New Zealand singer/songwriter Jamie McDell’s new self-titled album leverages traditional country and folk while avoiding tiresome American country music tropes. The lyrics actually demand some attention and the album is one of those collections where each listener will have their own unique list of favorites. My favorites reflect some of the genre-blurring that for me make the album so enjoyable.
The four that made my playlist:
“Limousine Running” is a bit of a throwback that brings to mind Stevie Nicks’ tunes and excess of that era. This is a close your eyes and take it in song. McDell’s voice is soothing with a touch of rasp.
“Poor Boy” feels like a John Prine song and the simple banjo backing works well. The Babbit story is told well. Love the lyrics. “you and your sister are the only gold we've got. Don't take my lesson you don't need it.” Sinclair Lewis would have been proud.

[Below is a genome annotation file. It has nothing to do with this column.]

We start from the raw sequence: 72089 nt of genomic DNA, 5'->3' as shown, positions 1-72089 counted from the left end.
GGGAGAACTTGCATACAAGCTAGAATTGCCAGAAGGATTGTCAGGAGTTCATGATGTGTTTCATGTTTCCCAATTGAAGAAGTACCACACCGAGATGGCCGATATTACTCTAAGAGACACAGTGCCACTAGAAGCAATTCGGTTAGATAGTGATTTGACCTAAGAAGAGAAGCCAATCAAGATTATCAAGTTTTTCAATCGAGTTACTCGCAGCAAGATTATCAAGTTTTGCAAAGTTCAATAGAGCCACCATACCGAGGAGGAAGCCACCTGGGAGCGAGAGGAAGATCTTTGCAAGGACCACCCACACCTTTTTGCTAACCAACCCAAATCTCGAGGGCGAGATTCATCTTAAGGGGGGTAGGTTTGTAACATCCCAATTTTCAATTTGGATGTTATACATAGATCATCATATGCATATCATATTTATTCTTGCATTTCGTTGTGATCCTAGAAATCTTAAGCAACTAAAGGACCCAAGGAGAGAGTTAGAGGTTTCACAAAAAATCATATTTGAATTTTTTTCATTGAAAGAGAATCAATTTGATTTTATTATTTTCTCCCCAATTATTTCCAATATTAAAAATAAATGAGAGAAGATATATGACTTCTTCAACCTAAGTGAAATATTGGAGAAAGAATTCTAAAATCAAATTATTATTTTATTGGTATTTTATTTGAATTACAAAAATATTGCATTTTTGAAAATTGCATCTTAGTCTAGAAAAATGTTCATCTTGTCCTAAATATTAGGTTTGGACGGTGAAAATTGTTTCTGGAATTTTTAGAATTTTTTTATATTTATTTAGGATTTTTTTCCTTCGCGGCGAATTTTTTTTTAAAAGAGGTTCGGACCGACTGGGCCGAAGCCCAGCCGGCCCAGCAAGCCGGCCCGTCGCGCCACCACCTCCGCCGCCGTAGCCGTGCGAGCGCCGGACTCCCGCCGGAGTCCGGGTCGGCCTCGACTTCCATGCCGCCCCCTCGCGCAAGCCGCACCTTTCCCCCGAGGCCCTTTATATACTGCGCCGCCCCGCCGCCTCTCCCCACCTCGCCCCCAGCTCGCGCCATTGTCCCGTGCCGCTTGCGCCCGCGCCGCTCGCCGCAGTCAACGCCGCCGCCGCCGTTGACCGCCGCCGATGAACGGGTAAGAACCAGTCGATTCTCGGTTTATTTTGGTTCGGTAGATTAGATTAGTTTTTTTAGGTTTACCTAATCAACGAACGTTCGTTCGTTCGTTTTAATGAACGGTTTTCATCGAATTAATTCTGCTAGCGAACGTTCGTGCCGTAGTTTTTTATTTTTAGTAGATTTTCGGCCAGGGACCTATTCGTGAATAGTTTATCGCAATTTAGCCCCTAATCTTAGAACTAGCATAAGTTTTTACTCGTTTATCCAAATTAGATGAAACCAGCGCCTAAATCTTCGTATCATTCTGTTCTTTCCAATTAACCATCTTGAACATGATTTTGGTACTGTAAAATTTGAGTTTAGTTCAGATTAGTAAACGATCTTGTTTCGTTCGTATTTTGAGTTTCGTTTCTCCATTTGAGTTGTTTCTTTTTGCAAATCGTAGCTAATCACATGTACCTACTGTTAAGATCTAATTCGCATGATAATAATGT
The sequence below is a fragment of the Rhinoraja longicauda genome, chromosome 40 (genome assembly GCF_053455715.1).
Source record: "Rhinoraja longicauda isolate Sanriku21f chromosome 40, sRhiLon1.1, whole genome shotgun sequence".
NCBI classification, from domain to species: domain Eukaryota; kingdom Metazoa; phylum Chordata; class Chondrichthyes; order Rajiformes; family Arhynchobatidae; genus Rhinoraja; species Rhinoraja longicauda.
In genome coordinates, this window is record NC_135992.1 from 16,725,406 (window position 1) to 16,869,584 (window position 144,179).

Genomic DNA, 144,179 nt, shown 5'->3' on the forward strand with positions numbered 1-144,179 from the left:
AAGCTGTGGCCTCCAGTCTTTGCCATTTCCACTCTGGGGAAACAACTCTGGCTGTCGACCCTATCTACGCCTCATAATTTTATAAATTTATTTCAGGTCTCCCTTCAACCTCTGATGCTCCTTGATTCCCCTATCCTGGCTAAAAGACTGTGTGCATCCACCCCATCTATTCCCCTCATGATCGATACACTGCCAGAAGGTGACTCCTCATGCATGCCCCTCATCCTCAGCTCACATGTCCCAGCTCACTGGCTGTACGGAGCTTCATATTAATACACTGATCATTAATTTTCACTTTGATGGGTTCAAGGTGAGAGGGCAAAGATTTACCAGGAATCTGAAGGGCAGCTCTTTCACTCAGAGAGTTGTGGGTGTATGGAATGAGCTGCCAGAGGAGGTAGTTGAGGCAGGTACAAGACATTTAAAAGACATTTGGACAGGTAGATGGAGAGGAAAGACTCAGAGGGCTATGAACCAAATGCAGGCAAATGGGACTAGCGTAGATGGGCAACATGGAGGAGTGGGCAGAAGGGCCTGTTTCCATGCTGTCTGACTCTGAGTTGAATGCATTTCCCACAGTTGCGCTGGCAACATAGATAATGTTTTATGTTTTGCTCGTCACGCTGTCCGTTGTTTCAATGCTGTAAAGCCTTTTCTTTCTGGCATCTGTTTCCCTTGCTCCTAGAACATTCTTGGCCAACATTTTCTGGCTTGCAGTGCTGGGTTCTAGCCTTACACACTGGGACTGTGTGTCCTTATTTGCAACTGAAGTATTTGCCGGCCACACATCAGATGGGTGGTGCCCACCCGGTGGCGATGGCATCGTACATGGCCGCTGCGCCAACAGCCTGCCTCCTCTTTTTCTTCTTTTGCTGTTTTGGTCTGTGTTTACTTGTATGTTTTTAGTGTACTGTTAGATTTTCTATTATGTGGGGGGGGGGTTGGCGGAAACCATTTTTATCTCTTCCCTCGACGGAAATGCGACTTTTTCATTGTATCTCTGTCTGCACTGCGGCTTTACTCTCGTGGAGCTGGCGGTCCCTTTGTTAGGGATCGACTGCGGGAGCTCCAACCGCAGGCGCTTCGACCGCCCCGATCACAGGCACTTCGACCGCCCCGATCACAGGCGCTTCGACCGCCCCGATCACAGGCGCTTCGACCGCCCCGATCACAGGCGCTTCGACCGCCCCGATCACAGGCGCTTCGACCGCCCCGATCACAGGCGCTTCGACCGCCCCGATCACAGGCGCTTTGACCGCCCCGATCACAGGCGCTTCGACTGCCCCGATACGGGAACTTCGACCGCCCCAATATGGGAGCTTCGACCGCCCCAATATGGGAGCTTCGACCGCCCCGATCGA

“Sailor” is a traditional country song. I mean traditional like The Carter Family. The lyrics are lovely, but I must admit the lyrics “my only purpose, my life to save” perplexes me. It seems at odds with the lighthouse symbolism of the song. But isn’t that the beauty of poetry?
“Boy into Man” channels late Sixties folk music. Even the lyrics play out as a bit of a life riddle (which fits the genre and era perfectly!).
There are 13 songs on the album. I encourage you to find your own favorites.